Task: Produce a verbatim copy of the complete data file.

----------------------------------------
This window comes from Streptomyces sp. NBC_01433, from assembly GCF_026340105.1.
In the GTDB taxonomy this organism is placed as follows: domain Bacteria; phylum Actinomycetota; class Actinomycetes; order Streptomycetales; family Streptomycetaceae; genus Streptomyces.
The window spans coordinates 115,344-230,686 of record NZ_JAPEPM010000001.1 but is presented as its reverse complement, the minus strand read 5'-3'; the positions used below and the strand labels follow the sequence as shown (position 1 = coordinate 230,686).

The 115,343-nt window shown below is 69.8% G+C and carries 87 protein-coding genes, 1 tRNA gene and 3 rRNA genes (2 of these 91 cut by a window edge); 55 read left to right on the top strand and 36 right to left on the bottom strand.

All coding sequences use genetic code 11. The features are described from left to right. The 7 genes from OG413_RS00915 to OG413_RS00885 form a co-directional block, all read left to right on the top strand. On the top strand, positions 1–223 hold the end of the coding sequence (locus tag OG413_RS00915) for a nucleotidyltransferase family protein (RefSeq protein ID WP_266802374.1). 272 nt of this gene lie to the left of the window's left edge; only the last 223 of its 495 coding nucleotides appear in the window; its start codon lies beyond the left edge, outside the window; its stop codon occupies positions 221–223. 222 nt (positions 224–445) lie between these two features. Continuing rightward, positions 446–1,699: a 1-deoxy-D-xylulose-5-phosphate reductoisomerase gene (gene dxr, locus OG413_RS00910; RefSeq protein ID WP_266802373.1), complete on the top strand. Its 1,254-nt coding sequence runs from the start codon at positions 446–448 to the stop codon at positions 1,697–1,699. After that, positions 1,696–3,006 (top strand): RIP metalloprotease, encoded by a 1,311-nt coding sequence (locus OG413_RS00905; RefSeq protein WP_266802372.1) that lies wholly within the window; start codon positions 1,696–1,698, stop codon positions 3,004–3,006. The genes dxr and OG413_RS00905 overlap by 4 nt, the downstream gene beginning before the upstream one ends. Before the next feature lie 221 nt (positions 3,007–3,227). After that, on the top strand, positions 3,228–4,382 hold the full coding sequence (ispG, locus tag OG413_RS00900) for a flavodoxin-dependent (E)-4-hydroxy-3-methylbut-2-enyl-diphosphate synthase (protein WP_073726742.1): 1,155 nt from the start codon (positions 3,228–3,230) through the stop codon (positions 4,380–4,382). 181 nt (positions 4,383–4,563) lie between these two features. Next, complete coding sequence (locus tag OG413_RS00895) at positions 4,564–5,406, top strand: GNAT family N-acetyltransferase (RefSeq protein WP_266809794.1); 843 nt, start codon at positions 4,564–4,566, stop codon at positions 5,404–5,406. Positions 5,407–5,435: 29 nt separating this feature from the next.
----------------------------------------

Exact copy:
This window comes from Streptomyces sp. NBC_01433, from assembly GCF_026340105.1.
In the GTDB taxonomy this organism is placed as follows: domain Bacteria; phylum Actinomycetota; class Actinomycetes; order Streptomycetales; family Streptomycetaceae; genus Streptomyces.
The window spans coordinates 115,344-230,686 of record NZ_JAPEPM010000001.1 but is presented as its reverse complement, the minus strand read 5'-3'; the positions used below and the strand labels follow the sequence as shown (position 1 = coordinate 230,686).

The 115,343-nt window shown below is 69.8% G+C and carries 87 protein-coding genes, 1 tRNA gene and 3 rRNA genes (2 of these 91 cut by a window edge); 55 read left to right on the top strand and 36 right to left on the bottom strand.

All coding sequences use genetic code 11. The features are described from left to right. The 7 genes from OG413_RS00915 to OG413_RS00885 form a co-directional block, all read left to right on the top strand. On the top strand, positions 1–223 hold the end of the coding sequence (locus tag OG413_RS00915) for a nucleotidyltransferase family protein (RefSeq protein ID WP_266802374.1). 272 nt of this gene lie to the left of the window's left edge; only the last 223 of its 495 coding nucleotides appear in the window; its start codon lies beyond the left edge, outside the window; its stop codon occupies positions 221–223. 222 nt (positions 224–445) lie between these two features. Continuing rightward, positions 446–1,699: a 1-deoxy-D-xylulose-5-phosphate reductoisomerase gene (gene dxr, locus OG413_RS00910; RefSeq protein ID WP_266802373.1), complete on the top strand. Its 1,254-nt coding sequence runs from the start codon at positions 446–448 to the stop codon at positions 1,697–1,699. After that, positions 1,696–3,006 (top strand): RIP metalloprotease, encoded by a 1,311-nt coding sequence (locus OG413_RS00905; RefSeq protein WP_266802372.1) that lies wholly within the window; start codon positions 1,696–1,698, stop codon positions 3,004–3,006. The genes dxr and OG413_RS00905 overlap by 4 nt, the downstream gene beginning before the upstream one ends. Before the next feature lie 221 nt (positions 3,007–3,227). After that, on the top strand, positions 3,228–4,382 hold the full coding sequence (ispG, locus tag OG413_RS00900) for a flavodoxin-dependent (E)-4-hydroxy-3-methylbut-2-enyl-diphosphate synthase (protein WP_073726742.1): 1,155 nt from the start codon (positions 3,228–3,230) through the stop codon (positions 4,380–4,382). 181 nt (positions 4,383–4,563) lie between these two features. Next, complete coding sequence (locus tag OG413_RS00895) at positions 4,564–5,406, top strand: GNAT family N-acetyltransferase (RefSeq protein WP_266809794.1); 843 nt, start codon at positions 4,564–4,566, stop codon at positions 5,404–5,406. Positions 5,407–5,435: 29 nt separating this feature from the next.